Postmaster General Louis DeJoy brought on four staffers at his private businesses to work with him at USPS in June, according to a CNN report on Tuesday.
Citing documents obtained by American Oversight through a FOIA request regarding personnel changes at USPS, CNN reported that within two weeks into DeJoy’s tenure as postmaster general on June 15, he hired four employees who worked at his private companies to serve as his chief of staff, executive administrator and senior executive advisers at USPS.
According to CNN, DeJoy hired Patrick Fiorentino and Kelly Abney — who previously worked at XPO Logistics, which DeJoy sat on the Board of Directors of after it acquired his own company, New Breed Logistics, in 2014 — as senior executive advisers starting on June 27. The documents show that Abney was hired with a base salary of $195,000, and Fiorentino was hired with a base salary of $180,000.
DeJoy hired Heather Clarke — who began working at USPS on June 20 after previously working for DeJoy’s real estate investment and consulting firm, LDJ Global Strategies LLC, since December 2015, as well as the DeJoy-Wos Family Foundation Inc. since 2009 — as his chief of staff with a base salary of $184,900.
Additionally, DeJoy appointed Emily Saunders — who served as an administrative assistant at LDJ Global Strategies since July 2016 — as an executive administrator starting June 20.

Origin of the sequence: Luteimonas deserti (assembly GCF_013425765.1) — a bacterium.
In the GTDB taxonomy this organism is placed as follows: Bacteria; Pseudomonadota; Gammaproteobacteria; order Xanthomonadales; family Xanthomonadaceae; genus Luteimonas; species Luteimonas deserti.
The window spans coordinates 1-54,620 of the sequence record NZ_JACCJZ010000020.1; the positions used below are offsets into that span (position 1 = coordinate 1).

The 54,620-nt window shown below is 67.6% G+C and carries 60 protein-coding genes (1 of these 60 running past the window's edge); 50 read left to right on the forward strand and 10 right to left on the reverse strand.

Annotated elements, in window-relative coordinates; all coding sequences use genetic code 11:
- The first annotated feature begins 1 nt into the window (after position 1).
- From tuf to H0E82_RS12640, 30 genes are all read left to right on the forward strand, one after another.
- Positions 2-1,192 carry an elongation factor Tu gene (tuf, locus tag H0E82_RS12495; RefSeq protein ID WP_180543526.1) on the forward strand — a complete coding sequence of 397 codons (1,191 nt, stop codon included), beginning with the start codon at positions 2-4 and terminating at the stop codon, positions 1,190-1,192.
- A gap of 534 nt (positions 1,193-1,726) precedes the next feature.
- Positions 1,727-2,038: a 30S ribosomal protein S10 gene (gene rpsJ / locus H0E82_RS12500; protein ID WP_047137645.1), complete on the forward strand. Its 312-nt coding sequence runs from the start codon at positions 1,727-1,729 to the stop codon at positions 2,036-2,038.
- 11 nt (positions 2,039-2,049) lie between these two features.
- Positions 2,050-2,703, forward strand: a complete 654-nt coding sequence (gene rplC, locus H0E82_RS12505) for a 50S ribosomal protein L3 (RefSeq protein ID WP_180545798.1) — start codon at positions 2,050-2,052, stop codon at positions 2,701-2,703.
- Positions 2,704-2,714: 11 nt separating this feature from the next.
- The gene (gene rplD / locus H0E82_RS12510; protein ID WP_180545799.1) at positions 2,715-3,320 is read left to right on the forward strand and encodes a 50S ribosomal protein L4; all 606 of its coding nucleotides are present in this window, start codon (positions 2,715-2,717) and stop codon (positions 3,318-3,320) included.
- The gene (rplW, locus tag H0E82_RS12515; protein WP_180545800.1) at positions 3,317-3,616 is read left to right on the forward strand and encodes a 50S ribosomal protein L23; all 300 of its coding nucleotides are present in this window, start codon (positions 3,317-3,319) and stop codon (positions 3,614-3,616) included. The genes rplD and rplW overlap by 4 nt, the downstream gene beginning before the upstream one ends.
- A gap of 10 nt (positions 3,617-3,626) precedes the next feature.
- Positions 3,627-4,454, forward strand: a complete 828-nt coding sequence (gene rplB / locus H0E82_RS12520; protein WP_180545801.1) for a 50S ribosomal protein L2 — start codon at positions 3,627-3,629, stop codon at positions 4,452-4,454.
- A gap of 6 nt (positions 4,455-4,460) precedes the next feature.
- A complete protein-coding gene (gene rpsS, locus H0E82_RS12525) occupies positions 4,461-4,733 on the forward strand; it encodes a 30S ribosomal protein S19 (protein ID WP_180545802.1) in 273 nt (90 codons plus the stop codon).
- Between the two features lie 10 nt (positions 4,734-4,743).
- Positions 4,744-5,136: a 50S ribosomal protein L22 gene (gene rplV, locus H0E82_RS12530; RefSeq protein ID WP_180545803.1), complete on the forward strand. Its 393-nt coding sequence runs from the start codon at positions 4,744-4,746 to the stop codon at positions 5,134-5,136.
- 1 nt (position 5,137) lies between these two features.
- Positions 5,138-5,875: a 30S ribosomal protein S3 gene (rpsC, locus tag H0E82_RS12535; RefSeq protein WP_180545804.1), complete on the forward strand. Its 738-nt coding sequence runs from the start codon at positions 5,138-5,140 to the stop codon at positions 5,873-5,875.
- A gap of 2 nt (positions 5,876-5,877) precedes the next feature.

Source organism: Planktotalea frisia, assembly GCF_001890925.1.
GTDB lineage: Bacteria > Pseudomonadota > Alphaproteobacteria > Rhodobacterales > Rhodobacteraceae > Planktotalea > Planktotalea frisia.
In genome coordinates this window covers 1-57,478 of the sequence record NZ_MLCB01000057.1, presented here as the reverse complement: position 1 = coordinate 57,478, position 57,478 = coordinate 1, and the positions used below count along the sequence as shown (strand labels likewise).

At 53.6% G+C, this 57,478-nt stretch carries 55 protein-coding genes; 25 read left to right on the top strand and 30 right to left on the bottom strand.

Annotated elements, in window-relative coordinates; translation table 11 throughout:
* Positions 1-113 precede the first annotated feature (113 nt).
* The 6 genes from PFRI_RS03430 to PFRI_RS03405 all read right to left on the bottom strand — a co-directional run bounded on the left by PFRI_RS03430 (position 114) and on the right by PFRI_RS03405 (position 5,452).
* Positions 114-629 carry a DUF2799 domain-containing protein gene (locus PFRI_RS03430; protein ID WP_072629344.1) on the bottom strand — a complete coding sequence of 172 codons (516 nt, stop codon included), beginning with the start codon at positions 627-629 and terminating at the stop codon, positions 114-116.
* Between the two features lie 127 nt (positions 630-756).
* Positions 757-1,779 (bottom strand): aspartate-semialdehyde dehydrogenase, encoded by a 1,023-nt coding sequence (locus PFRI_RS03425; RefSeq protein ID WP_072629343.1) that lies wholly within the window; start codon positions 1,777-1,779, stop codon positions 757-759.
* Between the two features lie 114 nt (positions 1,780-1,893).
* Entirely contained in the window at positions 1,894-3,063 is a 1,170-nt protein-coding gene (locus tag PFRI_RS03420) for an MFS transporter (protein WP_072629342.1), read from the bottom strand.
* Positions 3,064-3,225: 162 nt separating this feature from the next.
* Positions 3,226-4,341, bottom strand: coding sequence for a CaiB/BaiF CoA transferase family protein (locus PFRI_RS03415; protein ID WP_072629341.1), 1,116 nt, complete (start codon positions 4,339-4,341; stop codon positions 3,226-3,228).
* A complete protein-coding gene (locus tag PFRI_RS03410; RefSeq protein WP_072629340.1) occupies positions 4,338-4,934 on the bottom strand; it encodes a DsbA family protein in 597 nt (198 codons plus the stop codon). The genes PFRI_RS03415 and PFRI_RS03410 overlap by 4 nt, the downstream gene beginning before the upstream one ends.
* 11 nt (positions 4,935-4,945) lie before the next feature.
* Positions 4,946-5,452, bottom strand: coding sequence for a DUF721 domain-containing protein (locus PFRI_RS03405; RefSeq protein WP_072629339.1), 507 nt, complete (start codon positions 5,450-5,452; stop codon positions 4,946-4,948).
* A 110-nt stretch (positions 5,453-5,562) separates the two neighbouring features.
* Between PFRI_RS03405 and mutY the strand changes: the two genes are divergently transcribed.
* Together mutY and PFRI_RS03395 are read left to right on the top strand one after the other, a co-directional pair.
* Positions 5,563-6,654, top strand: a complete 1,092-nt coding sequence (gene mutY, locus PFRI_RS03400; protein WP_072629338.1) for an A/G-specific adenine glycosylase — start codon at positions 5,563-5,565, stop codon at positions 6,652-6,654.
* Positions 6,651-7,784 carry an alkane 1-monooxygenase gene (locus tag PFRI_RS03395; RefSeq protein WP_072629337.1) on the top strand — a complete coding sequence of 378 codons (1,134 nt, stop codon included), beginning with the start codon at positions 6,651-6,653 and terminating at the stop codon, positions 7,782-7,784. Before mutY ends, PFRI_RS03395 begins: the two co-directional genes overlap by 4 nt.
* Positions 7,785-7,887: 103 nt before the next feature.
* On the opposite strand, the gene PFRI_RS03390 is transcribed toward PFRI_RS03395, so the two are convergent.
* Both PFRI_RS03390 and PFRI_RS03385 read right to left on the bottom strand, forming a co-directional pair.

According to CNN, the documents also show that DeJoy earns $303,460 for his base salary as postmaster general.
“This is the story we’ve seen over and over in the Trump administration: One set of rules for the president and his closest allies, and another for everyone else,” American Oversight Executive Director Austin Evers told CNN in a statement. “DeJoy’s cost-cutting initiatives that have caused delivery delays across the country don’t seem to apply to his own staff.”
USPS did not immediately respond to TPM’s request for comment.
CNN’s report on DeJoy’s hiring of former employees at his private businesses comes as he faces scrutiny from Democrats regarding his controversial cost-cutting changes to USPS that have prompted widespread mailing delays.
DeJoy’s reputation as a Republican megadonor and President Trump’s baseless claims that mail-in voting leads to voter fraud prompted allegations that the Trump administration was politicizing the USPS ahead of the November election, as states expand access to vote-by-mail amid the COVID-19 pandemic.
DeJoy denied the allegations by arguing that his cost-cutting changes to USPS were intended to save the organization money in the short and long term.
Last month, DeJoy announced days before a slate of congressional hearings that he will postpone the USPS overhaul until after the November election “to avoid even the appearance of any impact on election mail.”
Earlier this month, DeJoy came under fire over an alleged straw donor scheme. According to reports in the Washington Post and the New York Times, former New Breed Logistics employees claimed that DeJoy illegally pushed his then-employees to donate to GOP candidates at his fundraisers, then would later reimburse their donations in the form of bonuses.
Shortly after the publication of reports regarding DeJoy’s alleged straw donor scheme, House Oversight Chair Carolyn Maloney (D-NY) announced that her committee is launching an investigation into the allegations.